Study On The Stability Of The Abbey Of San Costanzo Al Monte (Cuneo, Italy)
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G. Pistone & A. Violante
In connection with the strengthening and restoration project for the functional rehabilitation of the Abbey of San Costanzo al Monte, near Cuneo, in Piedmont, Italy, the authors studied the static behaviour of the structure in order to evaluate its current state of stability and identify the actions needed to bring back the construction to within acceptable safety margins pursuant to the applicable national regulations. This is a highly valuable structure, unique in this area, whose construction is believed to date back to the eighth-ninth century and to have been commissioned by the Langobard sovereigns of the time. In the course of the early centuries of its existence (from the tenth to the fourteenth century), the abbey suffered from the onslaught of hostile peoples that plundered the area, it experienced brief periods of renascence, and finally relapsed into a state of disrepair, which continued uninterruptedly into the seventeenth and the eighteenth century, until, in 1800, the abbey was deconsecrated and fell into a state of utter degradation. Though it experienced a condition of neglect for such a long period of time, during which no maintenance works were performed, the structure of the abbey still retains all the original masonry parts, albeit many of them are in extremely poor conditions. Large portions of the roof have been missing for at least two centuries, and its absence accelerated the deterioration of the material of the building. The damaging process was also heightened by the geographic position of the abbey, in a mountain area where freezing cold winter weather surely had adverse effects on the materials. Moreover, it should be noted that in the latest seismic charts produced in Italy, the site on which the abbey rises is classified as medium seismic (Alpine zone). In spite of all these adverse circumstances, it is still possible to appreciate the remarkable set-up of the building, which enabled it to withstand a thousand year long process of disruption. Keywords: stability, structure, masonry.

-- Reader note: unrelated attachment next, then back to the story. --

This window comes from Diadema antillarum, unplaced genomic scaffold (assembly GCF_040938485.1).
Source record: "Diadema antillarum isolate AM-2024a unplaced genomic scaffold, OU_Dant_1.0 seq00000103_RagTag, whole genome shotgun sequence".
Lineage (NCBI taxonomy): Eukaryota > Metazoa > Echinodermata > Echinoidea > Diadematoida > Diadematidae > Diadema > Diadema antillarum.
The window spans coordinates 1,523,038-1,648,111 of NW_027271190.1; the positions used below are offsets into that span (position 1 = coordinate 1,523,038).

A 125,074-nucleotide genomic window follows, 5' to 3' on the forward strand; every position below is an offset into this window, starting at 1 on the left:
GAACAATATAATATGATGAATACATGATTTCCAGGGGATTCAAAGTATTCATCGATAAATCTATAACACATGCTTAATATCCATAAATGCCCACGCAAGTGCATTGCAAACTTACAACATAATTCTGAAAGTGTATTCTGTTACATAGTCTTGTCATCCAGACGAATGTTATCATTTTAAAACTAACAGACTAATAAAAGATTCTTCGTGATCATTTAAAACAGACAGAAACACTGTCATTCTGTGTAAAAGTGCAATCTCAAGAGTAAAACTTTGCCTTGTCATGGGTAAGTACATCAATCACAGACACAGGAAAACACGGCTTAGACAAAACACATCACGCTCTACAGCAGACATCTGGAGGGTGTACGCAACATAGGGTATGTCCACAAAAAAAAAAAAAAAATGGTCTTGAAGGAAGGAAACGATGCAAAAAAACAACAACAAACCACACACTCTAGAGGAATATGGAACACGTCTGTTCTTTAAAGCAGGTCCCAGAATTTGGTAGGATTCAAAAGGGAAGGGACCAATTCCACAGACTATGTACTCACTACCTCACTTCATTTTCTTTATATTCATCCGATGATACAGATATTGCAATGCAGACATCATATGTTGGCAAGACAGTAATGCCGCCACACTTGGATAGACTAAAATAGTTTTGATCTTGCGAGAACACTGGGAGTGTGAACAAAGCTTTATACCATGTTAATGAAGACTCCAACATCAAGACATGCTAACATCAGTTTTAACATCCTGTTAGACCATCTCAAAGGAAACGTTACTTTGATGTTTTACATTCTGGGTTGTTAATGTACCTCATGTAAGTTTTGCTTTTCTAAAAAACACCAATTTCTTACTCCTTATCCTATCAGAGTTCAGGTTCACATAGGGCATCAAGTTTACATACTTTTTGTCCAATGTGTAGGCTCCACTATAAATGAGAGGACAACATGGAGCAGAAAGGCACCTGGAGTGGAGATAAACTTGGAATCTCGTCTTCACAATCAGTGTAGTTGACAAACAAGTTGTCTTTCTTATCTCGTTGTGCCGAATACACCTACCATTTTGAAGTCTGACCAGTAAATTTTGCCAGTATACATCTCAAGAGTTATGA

stability, structure, masonry.